December 4, 2017
As the industry grapples with the best way to address current and future staffing shortages, more than 25 representatives of business aviation organizations recently met at NBAA’s Washington, DC headquarters to discuss ways that industry stakeholders can confront these issues, particularly for pilots, maintenance technicians and flight attendants.
During the NBAA Business Aviation Management Committee’s (BAMC) inaugural Workforce Summit on Nov. 30, possible solutions ranged from adjusting minimum-hour recommendations for pilots and expanding business aviation career promotion efforts in high schools and colleges to doing more to highlight the opportunities for higher quality of life within the industry.
After an opening message from NBAA President and CEO Ed Bolen, the early portion of the meeting was spent reviewing the results of NBAA’s 2017 survey of more than 1,300 business aviation pilots – the results of which paint a stark picture of the industry’s risk of losing qualified personnel.
“There’s been a change in paradigm – this isn’t the old aviation industry,” said Dr. Chris Broyhill, CAM, BAMC member and author of the workforce study. “The difference is the rate at which the airlines are expanding.”
Survey responses show that younger and mid-career pilots (those in their 20s, 30s and early 40s) are particularly receptive to airline recruiting efforts. The consensus among summit participants was that the issue would only be exacerbated, as the airlines continue to ramp up hiring to meet projected commercial-pilot demand.
“We agree that this is not a bubble, and that this is a real issue we’ll be dealing with for at least the next decade,” said BAMC Chair Jad Donaldson, director of aviation for Harley-Davidson.
One response discussed is adjusting the minimum number of hours recommended in NBAA’s industry-standard Management Guide for business aircraft pilots to make it easier for qualified young aviators to begin getting hands-on experience earlier in their careers. This proposal was met with enthusiasm, though all parties cautioned that safety must always remain the critical factor when determining pilot readiness.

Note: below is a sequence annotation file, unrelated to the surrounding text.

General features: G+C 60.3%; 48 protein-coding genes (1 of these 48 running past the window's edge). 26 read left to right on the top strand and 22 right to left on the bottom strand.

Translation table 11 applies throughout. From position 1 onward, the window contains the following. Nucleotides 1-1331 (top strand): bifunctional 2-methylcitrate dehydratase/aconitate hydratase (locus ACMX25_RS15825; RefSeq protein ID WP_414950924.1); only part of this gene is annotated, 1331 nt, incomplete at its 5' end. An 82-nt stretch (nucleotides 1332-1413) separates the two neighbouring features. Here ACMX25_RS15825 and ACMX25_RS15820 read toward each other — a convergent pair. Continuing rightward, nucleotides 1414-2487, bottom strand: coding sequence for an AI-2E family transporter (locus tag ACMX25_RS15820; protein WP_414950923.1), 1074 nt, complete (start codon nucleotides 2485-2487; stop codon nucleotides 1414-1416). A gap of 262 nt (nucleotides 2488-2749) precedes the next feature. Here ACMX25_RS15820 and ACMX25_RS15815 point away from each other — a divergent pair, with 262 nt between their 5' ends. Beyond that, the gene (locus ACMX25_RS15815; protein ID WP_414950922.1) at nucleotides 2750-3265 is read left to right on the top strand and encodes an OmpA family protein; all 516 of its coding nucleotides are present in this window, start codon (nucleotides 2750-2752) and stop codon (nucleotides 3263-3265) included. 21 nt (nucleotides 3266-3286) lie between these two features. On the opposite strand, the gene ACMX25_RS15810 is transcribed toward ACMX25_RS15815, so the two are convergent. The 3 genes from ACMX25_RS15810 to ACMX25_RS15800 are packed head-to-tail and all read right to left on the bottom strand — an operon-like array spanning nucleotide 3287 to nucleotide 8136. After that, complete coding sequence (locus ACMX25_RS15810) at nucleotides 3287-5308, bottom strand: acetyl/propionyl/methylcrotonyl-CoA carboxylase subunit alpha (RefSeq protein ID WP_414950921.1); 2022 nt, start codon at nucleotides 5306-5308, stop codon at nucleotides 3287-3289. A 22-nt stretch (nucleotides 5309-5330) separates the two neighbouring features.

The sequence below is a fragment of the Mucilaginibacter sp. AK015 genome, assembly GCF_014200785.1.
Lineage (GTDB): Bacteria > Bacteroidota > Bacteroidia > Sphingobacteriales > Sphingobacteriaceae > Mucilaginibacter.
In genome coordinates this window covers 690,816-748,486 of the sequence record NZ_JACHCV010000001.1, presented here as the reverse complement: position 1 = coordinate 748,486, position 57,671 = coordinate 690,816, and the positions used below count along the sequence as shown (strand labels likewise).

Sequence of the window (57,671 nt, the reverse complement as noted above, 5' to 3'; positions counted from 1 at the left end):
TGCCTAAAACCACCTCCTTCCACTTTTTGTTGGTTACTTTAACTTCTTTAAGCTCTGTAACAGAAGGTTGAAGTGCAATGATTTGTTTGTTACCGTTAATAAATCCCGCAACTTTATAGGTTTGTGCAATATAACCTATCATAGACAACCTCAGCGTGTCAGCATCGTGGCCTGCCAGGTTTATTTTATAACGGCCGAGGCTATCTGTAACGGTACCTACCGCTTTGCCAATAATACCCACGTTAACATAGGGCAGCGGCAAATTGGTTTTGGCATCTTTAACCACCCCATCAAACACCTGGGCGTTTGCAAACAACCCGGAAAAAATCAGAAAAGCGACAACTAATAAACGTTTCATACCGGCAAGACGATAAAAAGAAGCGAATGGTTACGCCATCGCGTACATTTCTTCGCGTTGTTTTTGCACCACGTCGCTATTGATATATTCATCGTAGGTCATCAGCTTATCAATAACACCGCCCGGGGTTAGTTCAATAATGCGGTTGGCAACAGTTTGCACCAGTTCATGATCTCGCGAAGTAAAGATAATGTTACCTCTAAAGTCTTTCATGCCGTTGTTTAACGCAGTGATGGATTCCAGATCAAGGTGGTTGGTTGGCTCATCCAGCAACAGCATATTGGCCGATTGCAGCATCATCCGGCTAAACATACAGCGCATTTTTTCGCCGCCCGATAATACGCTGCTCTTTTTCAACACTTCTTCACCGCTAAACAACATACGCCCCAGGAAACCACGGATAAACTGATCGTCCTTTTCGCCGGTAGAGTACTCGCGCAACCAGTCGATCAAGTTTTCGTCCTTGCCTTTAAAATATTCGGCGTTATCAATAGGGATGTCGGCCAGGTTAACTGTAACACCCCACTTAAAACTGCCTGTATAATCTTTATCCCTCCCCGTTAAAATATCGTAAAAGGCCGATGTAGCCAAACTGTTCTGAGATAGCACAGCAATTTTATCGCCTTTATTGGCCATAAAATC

Other strategies discussed during the summit focused on expanding recruiting and awareness efforts to younger generations. One case study highlighted the successful collaboration between Michigan’s regional group, business aviation companies and area colleges, which has produced a steady stream of qualified personnel for companies in the state through early-age recruiting and annual scholarships. Read more about the Michigan Business Aviation Association’s scholarship program.
Summit participants also agreed that stakeholders need to do a better job communicating the industry’s quality-of-life benefits, including a more personal workplace environment, fewer nights away from home, and the flexibility that individual organizations have to offer competitive benefits such as loss of pilot medical certificate insurance.
BAMC plans to continue its discussions on this crucial industry issue. NBAA soon will be covering workforce issues in more depth in the January/February 2018 issue of Business Aviation Insider magazine.
Share your feedback on the workforce topic with NBAA at email@example.com.